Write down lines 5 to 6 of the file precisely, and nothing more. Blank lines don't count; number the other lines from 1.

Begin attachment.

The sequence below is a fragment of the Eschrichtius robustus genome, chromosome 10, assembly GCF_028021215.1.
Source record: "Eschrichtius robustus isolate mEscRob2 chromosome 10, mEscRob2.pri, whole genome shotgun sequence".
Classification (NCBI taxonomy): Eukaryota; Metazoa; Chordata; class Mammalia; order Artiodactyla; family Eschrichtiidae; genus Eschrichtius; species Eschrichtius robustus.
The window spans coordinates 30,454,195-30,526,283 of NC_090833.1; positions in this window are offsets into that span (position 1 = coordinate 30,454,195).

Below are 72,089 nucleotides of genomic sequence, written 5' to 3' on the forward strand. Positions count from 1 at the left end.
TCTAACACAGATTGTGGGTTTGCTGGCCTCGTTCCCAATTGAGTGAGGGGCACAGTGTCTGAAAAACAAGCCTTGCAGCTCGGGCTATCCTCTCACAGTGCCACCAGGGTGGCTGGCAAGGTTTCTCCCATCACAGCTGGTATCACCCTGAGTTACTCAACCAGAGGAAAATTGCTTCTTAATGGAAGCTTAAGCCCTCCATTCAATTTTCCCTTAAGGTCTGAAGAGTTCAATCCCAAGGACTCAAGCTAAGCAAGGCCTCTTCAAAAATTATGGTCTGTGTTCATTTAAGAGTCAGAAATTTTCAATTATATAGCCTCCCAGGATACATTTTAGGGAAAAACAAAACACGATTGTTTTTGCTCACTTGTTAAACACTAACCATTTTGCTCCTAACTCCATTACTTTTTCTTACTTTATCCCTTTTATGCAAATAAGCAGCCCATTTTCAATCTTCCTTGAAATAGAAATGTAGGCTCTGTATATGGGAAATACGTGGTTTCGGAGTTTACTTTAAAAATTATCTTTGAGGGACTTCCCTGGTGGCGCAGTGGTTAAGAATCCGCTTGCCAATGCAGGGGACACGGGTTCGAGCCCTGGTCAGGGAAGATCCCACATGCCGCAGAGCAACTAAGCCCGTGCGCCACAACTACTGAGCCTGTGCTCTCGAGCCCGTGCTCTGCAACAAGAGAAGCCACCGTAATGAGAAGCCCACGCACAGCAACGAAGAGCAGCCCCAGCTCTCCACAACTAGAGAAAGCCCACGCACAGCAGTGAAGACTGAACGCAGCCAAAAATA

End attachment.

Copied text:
Below are 72,089 nucleotides of genomic sequence, written 5' to 3' on the forward strand. Positions count from 1 at the left end.
TCTAACACAGATTGTGGGTTTGCTGGCCTCGTTCCCAATTGAGTGAGGGGCACAGTGTCTGAAAAACAAGCCTTGCAGCTCGGGCTATCCTCTCACAGTGCCACCAGGGTGGCTGGCAAGGTTTCTCCCATCACAGCTGGTATCACCCTGAGTTACTCAACCAGAGGAAAATTGCTTCTTAATGGAAGCTTAAGCCCTCCATTCAATTTTCCCTTAAGGTCTGAAGAGTTCAATCCCAAGGACTCAAGCTAAGCAAGGCCTCTTCAAAAATTATGGTCTGTGTTCATTTAAGAGTCAGAAATTTTCAATTATATAGCCTCCCAGGATACATTTTAGGGAAAAACAAAACACGATTGTTTTTGCTCACTTGTTAAACACTAACCATTTTGCTCCTAACTCCATTACTTTTTCTTACTTTATCCCTTTTATGCAAATAAGCAGCCCATTTTCAATCTTCCTTGAAATAGAAATGTAGGCTCTGTATATGGGAAATACGTGGTTTCGGAGTTTACTTTAAAAATTATCTTTGAGGGACTTCCCTGGTGGCGCAGTGGTTAAGAATCCGCTTGCCAATGCAGGGGACACGGGTTCGAGCCCTGGTCAGGGAAGATCCCACATGCCGCAGAGCAACTAAGCCCGTGCGCCACAACTACTGAGCCTGTGCTCTCGAGCCCGTGCTCTGCAACAAGAGAAGCCACCGTAATGAGAAGCCCACGCACAGCAACGAAGAGCAGCCCCAGCTCTCCACAACTAGAGAAAGCCCACGCACAGCAGTGAAGACTGAACGCAGCCAAAAATA